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Faithful Failures?

Luke 1:5-7
In the time of Herod king of Judea there was a priest named Zechariah, who belonged to the priestly division of Abijah; his wife Elizabeth was also a descendant of Aaron. Both of them were righteous in the sight of God, observing all the Lord’s commands and decrees blamelessly. But they were childless because Elizabeth was not able to conceive, and they were both very old. (NIVUK)

If God is on our side, why is life littered by unwanted challenges and broken dreams?  Luke introduces Zechariah and his wife Elizabeth as a godly, devout, faithful couple who obeyed the Jewish rules.  They were both descended from Aaron - Zechariah was a priest who served in the temple and any male children would automatically have become priests.  But there was no child. This was not only a great personal sadness for the couple, but also a significant spiritual problem.  This was because God’s creation promise included the birth of children (Genesis 1:27-28).  If there was no child, couples wrongly assumed that God must be displeased and had withheld His blessing.  So, this couple tried as hard as possible to please God, to make up for their apparent spiritual failure.

They did not seem to have faith that Elizabeth might be like Abraham's wife, Sarah, who was also well past the menopause when God gave her a child (Hebrews 11:11).  Or like Isaac who prayed for his barren wife Rebecca and God gave her twins (Genesis 25:21-23).  Or like Jacob’s wife Rachel whose prayers were answered in the birth of Joseph and Benjamin (Genesis 30:22-24); or Hannah whose prayers were answered by the birth of Samuel (1 Samuel 1:9-20).  Or Sampson’s mother who conceived at God’s command (Judges 13:2-3).  

Despite the clear Biblical evidence of God’s intervention in the past, Zechariah and Elizabeth just plodded on with their religious routine but with that constant underlying sadness of disappointed hope.  They were faithful, but failures in their own eyes.  However, the story will turn out very differently as we shall see (Luke 1:57-58).  But for now, the stage is set with 'hopelessness' written all over it.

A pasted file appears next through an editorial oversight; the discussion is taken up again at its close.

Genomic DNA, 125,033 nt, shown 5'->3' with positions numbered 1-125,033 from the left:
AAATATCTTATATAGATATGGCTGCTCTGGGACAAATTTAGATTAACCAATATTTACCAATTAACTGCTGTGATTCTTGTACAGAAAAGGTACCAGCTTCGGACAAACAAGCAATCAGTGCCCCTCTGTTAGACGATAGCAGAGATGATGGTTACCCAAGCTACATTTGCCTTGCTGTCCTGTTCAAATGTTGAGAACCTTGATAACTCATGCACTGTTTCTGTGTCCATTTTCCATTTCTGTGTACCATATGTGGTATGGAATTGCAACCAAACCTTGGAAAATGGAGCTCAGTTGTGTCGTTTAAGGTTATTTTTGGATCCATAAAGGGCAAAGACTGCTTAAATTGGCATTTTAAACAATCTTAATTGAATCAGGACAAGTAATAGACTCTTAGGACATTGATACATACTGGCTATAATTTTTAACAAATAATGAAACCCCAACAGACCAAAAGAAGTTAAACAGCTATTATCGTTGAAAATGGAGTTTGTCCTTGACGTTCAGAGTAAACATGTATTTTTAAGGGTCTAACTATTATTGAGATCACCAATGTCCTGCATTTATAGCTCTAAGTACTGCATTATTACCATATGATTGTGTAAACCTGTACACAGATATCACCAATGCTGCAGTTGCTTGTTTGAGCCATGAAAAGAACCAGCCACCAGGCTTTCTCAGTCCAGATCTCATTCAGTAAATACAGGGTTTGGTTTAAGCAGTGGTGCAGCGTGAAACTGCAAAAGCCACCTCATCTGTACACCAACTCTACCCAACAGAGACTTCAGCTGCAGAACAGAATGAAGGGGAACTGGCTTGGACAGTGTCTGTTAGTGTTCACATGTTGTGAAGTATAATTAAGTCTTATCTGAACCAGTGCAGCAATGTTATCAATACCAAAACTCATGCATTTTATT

There is no doubt that childlessness is a huge personal grief, and for too many there is no miracle to ease the pain - only the enveloping comfort that God gives (2 Corinthians 1:3-5).   When God does miraculously intervene, we may understand His purpose of painful years in preparation.  But during our distress, the unhelpful attitudes of other people and the weariness of internal doubts makes the future look like fog.  Yet for many of us God has not allowed us the luxury of knowing how today's confusion will be resolved, or when His solution will arrive to disarm the fear of impending disaster.  In the following verses we shall see how God led Zechariah and Elizabeth through a roller-coaster experience to a glorious outcome, rather like Paul's praise to God in Ephesians 3:20-21, "Now to him who is able to do immeasurably more than all we ask or imagine, according to his power that is at work within us, to him be glory in the church and in Christ Jesus throughout all generations, for ever and ever! Amen."  So even if you cannot see it, or dare not even imagine it, God is powerfully at work behind the scenes.  His plans are always greater than ours, and His power is more than enough to achieve what He plans.  Ask God to help you to trust Him in the crisis you face today, or in the lingering sadness that has dulled you for many years.

Sovereign Lord. Thank You for loving me and knowing how You will lead me into the future so that I will be able to praise You. Forgive me for the times I have either resented the hardships and painful mysteries You have led me through or become dutifully joyless and weak in faith. Please help me to believe that You can fulfil all that You choose to do in me, and through me. Help me to grow in confidence that Your Will shall be done, and that it will be good for me as well as for the glory of Your eternal Kingdom. In Jesus' Name. Amen.
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© Dr Paul Adams